5. About How Did the First Ever Big Economic Crisis Look Like

    Microsoft Academic Search

    Liviu C. ANDREI

    2010-01-01

    The obsession about the current economic crisis is pretty understandable. But being obsessed about the current moment, in the economic crisis matter, might become a scientific mistake. As for instance, the real results of the current period will be available in just a couple of years. Moreover, we used to believe up to recently that the previous big crisis of

  6. Europe / Finance & Economics / Focus Article Parsing the Euro Zone Crisis

    E-print Network

    Al Hanbali, Ahmad

    Europe / Finance & Economics / Focus Article Parsing the Euro Zone Crisis 8 N O V E M B E R 2 0 1 1 S H A W N D O N N E L L Y Analysis on the three different scenarios that could result in Europe within, Greece has created a lot of trouble for Europe. The process of trying to prevent the country from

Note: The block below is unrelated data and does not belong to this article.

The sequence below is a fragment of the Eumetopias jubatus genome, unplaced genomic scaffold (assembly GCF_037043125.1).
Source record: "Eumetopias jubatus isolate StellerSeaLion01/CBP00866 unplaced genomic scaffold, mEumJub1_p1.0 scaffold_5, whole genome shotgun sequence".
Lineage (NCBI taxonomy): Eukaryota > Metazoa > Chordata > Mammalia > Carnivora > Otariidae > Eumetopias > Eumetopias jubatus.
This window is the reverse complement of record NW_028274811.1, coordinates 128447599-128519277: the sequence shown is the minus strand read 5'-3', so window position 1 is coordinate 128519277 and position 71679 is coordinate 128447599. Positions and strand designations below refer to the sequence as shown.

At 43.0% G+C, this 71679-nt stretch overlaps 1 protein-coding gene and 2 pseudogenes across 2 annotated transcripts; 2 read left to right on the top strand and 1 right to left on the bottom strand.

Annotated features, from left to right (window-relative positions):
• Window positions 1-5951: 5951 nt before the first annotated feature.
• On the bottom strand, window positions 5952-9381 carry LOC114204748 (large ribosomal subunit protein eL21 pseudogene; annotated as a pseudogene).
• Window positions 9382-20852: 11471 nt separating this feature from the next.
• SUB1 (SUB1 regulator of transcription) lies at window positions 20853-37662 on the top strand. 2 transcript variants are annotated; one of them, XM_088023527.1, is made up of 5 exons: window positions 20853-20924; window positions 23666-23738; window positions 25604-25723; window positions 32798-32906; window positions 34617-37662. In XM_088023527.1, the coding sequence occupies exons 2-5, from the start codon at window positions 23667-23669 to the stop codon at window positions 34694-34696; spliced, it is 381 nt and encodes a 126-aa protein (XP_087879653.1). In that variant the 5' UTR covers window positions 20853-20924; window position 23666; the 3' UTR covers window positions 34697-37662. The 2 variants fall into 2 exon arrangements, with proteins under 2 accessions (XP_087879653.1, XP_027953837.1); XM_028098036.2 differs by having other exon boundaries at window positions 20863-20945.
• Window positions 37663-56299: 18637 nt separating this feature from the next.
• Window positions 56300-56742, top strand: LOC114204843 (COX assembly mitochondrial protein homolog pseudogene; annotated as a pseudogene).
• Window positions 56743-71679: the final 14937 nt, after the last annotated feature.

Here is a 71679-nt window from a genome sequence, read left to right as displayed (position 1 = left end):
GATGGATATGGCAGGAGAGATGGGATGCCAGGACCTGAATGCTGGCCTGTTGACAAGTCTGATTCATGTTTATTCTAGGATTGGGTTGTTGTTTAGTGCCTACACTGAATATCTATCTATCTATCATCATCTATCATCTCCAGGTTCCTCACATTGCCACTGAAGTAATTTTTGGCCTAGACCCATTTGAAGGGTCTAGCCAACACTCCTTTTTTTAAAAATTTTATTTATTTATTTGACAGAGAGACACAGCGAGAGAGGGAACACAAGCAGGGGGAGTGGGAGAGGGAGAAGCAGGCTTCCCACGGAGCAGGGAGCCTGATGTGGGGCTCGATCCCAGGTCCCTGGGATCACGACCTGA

7. Surviving the Cycle of Economic Crisis 

    E-print Network

    Park, John; Davis, Roy B.

    2009-03-26

    to deal with price variability and manage risk. Many of them see the value of cooperative business during difficult economic times. In fact, when times are difficult, the cooperative business model allows for business development that might... of more than 5,000 in March 2000. However, rapid growth and speculation in stocks led to decisions that were not based on sound business prin- ciples. The dot-com bubble burst in March 2000, with the NASDAQ falling more than 60 percent over the next...

  8. Surviving the Cycle of Economic Crisis

    E-print Network

    Park, John; Davis, Roy B.

    2009-03-26

    to deal with price variability and manage risk. Many of them see the value of cooperative business during difficult economic times. In fact, when times are difficult, the cooperative business model allows for business development that might... of more than 5,000 in March 2000. However, rapid growth and speculation in stocks led to decisions that were not based on sound business prin- ciples. The dot-com bubble burst in March 2000, with the NASDAQ falling more than 60 percent over the next...